This article is not about the causes of the driver shortage. We all know that there simply aren’t enough drivers out there to keep every fleet satisfied. I can’t solve the driver shortage, and neither can you. All we can do is weather the storm together.
Like most storms, you’ll be fine if you have lots and lots of money. Throwing cash at the problem isn’t the only solution, but it is one of them. If your fleet places enough ads in enough channels, eventually drivers will come out of the woodwork and apply for open positions. But that isn’t an option for most fleets. Even if you work at a CCJ top 250 fleet, finding a way to hire more drivers while spending less money will make you a rock star around the office. These three tips are just a start, but we all have to start somewhere . . .
1. Every click that doesn’t convert is a waste of money.
Think of clicks the same way you think about leads. You spent money to get them and they’re worth money to your fleet. Of course, no landing page will convert at 100%, but the difference between a landing page that converts at 10% and one that converts at 30% is enough to make a significant impact on the effectiveness of your spending over time.
Keep in mind that not all clicks are created equal. Clicks from driver subscribed to your newsletter will typically convert at a higher rate than clicks from banner ads. Make sure you’re tracking which channels are producing the highest conversion rates.
Recruiters should also keep an eye on which messages are working the best on each channel.
Tip: Remember that an ad is a promise, and if you fulfill it on the landing page your conversion rates will be just fine.
2. Look for correlations with your print advertising.
Print advertising for something as high-pressure and high-tech as most driver recruiting campaigns might seem risky. Most of the time you won’t be able to attribute a specific lead to a specific ad that you placed in a print publication. (Unless you use a tracked phone number, which you absolutely should.) But that doesn’t mean that print advertising is worthless.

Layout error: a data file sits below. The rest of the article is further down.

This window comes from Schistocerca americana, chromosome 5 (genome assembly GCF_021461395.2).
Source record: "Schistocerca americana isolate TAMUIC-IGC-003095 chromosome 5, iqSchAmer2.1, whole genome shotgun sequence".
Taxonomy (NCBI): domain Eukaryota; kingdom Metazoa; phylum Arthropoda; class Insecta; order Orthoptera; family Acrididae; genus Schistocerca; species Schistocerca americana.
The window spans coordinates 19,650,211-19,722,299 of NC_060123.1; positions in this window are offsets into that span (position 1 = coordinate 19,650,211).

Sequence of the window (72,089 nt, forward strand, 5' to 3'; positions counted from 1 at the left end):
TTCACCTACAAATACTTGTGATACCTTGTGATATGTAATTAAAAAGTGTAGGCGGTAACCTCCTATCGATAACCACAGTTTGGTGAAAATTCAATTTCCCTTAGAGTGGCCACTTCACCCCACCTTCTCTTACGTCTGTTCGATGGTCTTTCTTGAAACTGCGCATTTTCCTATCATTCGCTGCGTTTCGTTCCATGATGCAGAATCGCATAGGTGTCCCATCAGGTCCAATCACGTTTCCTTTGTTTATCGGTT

Lots of drivers will see a print ad for a fleet that is hiring and then go directly to that fleet’s website to apply. You won’t ever be able to give that print ad credit for that application, but without that print ad you probably would never have gotten an application from that driver.
Tip: If you aren’t already, try running some print ads for a few positions you’re having an especially hard time filling. Keep a close eye on the number of applications you get for those positions through all your channels combined (assuming your spend on other channels has stayed the same).
3. Track which channels are actually getting you hires.
Every recruiter (hopefully) knows where their applications and leads are coming from. But are you tracking where your hires are coming from?
You may find that although a certain promotion or offer gets you a ton of applications, very few of those end up becoming quality hires. No recruiter wants to admit that a campaign was a failure. Telling your boss that you came up with an idea that got your fleet an extra 200 applications last month might make you sound like a hero in the short term, but the only thing that actually matters is filling seats in orientation.
Not only do applications that don’t turn into hires represent wasted money, they also waste a ton of your recruiter’s time. Tracking what channels result in the most hires per application may take some leg-work, but it is time well spent in terms of ROI.
Tip: Don’t immediately write off a lower performing channel. Try adjusting your messaging before you call it quits.